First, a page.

Presidents and ministers from seven Amazon countries met in Colombia on Friday to agree on measures to protect the world’s biggest rainforest, under threat from wildfires and rampant deforestation.
The summit took place in the wake of an international outcry over months of raging fires that have devastated swaths of the Amazon in Brazil and Bolivia.
The gathering aimed ‘to foster a space for regional dialogue to advance the protection and sustainable use of this region, which is essential for the survival of the planet,’ Colombia’s president Ivan Duque said.
Duque inaugurated the meeting in a ‘maloka’ — an indigenous hut — surrounded by members of the Tikuna tribe with headdresses of coloured feathers in southern Colombia’s Amazon city of Leticia.
Brazil’s president Jair Bolsonaro, widely criticised over policies that favour deforestation and a delayed reaction to the wildfires, did not travel to Leticia, citing doctors’ orders.
However, speaking by videoconference, he urged other leaders to resist calls, spearheaded by French president Emmanuel Macron, to internationalise protection of the Amazon.
‘We must take a strong position of defence of sovereignty so that each country can develop the best policy for the Amazon region, and not leave it in the hands of other countries,’ said Bolsonaro, who is due to undergo surgery Sunday.
Seated at a long wooden table in the shade of tall trees, the representatives of the seven nations signed the Leticia Pact for the Amazon that Duque said would provide greater protection for the rainforest, as existing treaties had ‘fallen short.’
The pact establishes a roadmap for safeguarding the rainforest ‘not only for the Amazon countries but also the nations of the region and the international community,’ he said.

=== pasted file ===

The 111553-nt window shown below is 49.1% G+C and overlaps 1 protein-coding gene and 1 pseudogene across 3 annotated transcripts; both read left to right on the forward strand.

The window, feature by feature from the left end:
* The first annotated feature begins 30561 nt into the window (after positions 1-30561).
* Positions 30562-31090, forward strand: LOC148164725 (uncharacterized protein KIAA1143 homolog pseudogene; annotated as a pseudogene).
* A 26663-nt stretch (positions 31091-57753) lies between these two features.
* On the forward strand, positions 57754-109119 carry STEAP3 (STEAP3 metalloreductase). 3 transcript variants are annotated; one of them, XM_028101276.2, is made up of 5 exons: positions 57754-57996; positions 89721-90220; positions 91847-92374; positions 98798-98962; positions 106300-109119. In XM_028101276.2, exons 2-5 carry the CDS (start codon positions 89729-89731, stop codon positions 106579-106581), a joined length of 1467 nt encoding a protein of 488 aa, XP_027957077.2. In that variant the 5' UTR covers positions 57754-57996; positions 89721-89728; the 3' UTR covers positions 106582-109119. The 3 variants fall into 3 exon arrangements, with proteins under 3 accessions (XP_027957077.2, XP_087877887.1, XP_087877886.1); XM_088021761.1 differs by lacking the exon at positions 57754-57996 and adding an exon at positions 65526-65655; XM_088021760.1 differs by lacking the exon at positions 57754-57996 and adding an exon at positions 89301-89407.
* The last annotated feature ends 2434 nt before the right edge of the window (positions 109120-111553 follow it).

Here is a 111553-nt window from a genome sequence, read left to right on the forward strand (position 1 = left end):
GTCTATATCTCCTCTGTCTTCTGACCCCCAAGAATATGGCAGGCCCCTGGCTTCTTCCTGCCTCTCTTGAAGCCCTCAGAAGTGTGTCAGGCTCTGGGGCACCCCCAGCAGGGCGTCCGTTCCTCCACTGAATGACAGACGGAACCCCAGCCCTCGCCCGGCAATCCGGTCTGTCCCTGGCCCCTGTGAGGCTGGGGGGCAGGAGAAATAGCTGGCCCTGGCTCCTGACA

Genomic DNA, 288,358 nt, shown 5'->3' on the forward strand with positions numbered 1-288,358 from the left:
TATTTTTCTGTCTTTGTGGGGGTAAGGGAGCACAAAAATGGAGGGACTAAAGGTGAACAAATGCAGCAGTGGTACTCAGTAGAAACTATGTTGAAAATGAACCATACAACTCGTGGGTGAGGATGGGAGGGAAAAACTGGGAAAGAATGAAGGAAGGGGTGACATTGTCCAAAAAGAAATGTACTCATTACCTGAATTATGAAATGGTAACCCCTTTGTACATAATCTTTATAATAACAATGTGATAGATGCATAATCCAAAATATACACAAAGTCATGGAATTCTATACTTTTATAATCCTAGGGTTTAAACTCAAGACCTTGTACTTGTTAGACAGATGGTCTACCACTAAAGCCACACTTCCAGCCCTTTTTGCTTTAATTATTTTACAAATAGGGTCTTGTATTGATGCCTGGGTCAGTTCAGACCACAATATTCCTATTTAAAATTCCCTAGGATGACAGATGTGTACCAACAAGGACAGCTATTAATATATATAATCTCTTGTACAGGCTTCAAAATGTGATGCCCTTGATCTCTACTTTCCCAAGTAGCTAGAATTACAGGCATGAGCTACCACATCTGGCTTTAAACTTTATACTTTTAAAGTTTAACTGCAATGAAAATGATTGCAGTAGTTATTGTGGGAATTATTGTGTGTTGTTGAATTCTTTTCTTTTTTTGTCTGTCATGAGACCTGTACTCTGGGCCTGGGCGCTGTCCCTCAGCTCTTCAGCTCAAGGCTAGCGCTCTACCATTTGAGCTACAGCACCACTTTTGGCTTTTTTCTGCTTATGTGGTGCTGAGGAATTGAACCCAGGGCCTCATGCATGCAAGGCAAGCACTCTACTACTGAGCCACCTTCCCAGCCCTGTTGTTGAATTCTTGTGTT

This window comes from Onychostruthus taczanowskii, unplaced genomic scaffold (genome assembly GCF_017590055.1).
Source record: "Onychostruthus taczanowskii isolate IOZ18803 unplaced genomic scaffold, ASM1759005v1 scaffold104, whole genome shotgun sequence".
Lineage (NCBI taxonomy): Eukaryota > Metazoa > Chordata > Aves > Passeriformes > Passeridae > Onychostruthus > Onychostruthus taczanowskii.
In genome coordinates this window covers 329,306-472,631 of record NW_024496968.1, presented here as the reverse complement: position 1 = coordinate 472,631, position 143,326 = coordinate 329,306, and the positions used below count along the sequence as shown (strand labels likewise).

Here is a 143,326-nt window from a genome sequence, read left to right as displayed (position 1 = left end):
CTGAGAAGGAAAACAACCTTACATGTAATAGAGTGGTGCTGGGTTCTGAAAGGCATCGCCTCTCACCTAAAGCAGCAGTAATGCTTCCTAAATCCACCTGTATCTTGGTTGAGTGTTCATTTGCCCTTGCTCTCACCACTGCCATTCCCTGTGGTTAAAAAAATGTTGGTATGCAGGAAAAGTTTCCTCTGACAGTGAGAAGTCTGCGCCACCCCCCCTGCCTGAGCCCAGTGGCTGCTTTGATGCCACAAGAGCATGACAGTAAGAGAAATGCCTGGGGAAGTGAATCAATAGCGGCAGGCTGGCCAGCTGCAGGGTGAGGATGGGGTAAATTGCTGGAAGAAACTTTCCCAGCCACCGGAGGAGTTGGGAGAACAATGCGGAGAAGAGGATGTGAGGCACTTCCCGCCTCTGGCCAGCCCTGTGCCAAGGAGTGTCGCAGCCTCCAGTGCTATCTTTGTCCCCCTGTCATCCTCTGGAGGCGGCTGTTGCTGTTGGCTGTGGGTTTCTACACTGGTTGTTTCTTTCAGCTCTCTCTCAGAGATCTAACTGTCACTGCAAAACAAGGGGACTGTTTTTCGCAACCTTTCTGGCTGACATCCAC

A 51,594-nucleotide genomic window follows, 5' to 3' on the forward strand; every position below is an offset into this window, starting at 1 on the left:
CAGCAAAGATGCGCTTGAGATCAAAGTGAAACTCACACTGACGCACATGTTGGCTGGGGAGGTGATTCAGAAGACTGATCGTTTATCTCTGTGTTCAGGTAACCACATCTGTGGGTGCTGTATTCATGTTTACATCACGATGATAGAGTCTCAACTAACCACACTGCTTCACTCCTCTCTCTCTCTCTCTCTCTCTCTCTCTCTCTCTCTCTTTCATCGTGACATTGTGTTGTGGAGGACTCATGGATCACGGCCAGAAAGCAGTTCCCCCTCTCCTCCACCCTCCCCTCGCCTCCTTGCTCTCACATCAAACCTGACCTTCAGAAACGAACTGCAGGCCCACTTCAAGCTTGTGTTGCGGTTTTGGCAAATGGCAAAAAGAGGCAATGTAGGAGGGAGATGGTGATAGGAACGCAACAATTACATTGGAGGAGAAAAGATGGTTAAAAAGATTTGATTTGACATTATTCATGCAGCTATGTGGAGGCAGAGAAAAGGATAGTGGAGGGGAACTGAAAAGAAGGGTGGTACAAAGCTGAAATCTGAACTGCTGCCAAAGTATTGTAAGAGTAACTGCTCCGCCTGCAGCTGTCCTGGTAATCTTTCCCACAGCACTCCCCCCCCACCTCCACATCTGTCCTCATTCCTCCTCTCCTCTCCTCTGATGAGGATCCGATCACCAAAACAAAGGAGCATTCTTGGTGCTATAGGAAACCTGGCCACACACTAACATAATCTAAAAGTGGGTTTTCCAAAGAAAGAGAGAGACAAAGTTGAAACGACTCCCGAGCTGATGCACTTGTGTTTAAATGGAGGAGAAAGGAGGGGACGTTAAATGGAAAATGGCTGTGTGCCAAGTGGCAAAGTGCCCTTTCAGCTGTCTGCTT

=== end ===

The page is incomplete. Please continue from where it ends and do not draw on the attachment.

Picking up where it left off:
Colombia’s environment minister Ricardo Lozano said the new measures include the establishment of an Amazonian Cooperation Network to share information on deforestation, including weather data to mitigate the effects of climate change, and threats from illegal mining and logging.
‘We needed to increase and strengthen the cooperation between us, precisely to meet the great challenges of the Amazon, which are becoming more extreme and more intense every day,’ he told reporters in Leticia.
Aside from the host Duque, other presidents attending were Peru’s Martin Vizcarra, Ecuador’s Lenin Moreno and Evo Morales of Bolivia. Suriname’s vice-president Michael Adhin and Guyana’s natural resources minister Raphael Trotman also attended.
Brazil was represented by foreign minister Ernesto Araujo.
‘We have to give concrete answers,’ Vizcarra told the conference. ‘The dimension of the problem forces us to make drastic decisions.’
In a message to the summit, UNESCO director general Audrey Azoulay called on leaders to ‘reinforce existing instruments’ designed to protect the Amazon.
‘These instruments should be strengthened, more states encouraged to ratify them, increase protected areas, strengthen surveillance and action capabilities.’
Brazil contains 60 percent of the rainforest within its borders, with the rest spread over areas of Colombia, Bolivia, Ecuador, Guyana, Peru, Suriname and Venezuela as well as the French overseas department of French Guyana.
Venezuela, despite having a large swath of the Amazon, was not invited, as host Colombia does not recognise the presidency of Nicolas Maduro.
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